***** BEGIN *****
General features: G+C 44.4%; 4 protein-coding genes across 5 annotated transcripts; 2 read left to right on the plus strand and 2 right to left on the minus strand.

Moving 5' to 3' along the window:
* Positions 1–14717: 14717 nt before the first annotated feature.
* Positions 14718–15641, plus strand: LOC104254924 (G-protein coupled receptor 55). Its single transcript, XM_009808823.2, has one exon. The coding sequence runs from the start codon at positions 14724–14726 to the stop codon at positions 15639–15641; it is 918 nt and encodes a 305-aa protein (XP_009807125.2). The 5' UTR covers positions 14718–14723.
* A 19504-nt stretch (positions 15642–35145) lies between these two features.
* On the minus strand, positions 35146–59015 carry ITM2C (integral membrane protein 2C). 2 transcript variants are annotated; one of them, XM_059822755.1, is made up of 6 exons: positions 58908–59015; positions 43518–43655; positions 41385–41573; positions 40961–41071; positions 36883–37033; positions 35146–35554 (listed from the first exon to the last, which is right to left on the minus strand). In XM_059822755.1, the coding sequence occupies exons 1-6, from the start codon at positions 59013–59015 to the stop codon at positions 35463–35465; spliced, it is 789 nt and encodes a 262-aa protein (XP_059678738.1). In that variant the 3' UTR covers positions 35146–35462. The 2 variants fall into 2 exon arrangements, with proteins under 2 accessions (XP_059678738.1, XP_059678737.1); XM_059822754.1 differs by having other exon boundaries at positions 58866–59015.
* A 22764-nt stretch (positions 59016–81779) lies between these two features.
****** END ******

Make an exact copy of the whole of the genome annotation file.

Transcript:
General features: G+C 44.4%; 4 protein-coding genes across 5 annotated transcripts; 2 read left to right on the plus strand and 2 right to left on the minus strand.

Moving 5' to 3' along the window:
* Positions 1–14717: 14717 nt before the first annotated feature.
* Positions 14718–15641, plus strand: LOC104254924 (G-protein coupled receptor 55). Its single transcript, XM_009808823.2, has one exon. The coding sequence runs from the start codon at positions 14724–14726 to the stop codon at positions 15639–15641; it is 918 nt and encodes a 305-aa protein (XP_009807125.2). The 5' UTR covers positions 14718–14723.
* A 19504-nt stretch (positions 15642–35145) lies between these two features.
* On the minus strand, positions 35146–59015 carry ITM2C (integral membrane protein 2C). 2 transcript variants are annotated; one of them, XM_059822755.1, is made up of 6 exons: positions 58908–59015; positions 43518–43655; positions 41385–41573; positions 40961–41071; positions 36883–37033; positions 35146–35554 (listed from the first exon to the last, which is right to left on the minus strand). In XM_059822755.1, the coding sequence occupies exons 1-6, from the start codon at positions 59013–59015 to the stop codon at positions 35463–35465; spliced, it is 789 nt and encodes a 262-aa protein (XP_059678738.1). In that variant the 3' UTR covers positions 35146–35462. The 2 variants fall into 2 exon arrangements, with proteins under 2 accessions (XP_059678738.1, XP_059678737.1); XM_059822754.1 differs by having other exon boundaries at positions 58866–59015.
* A 22764-nt stretch (positions 59016–81779) lies between these two features.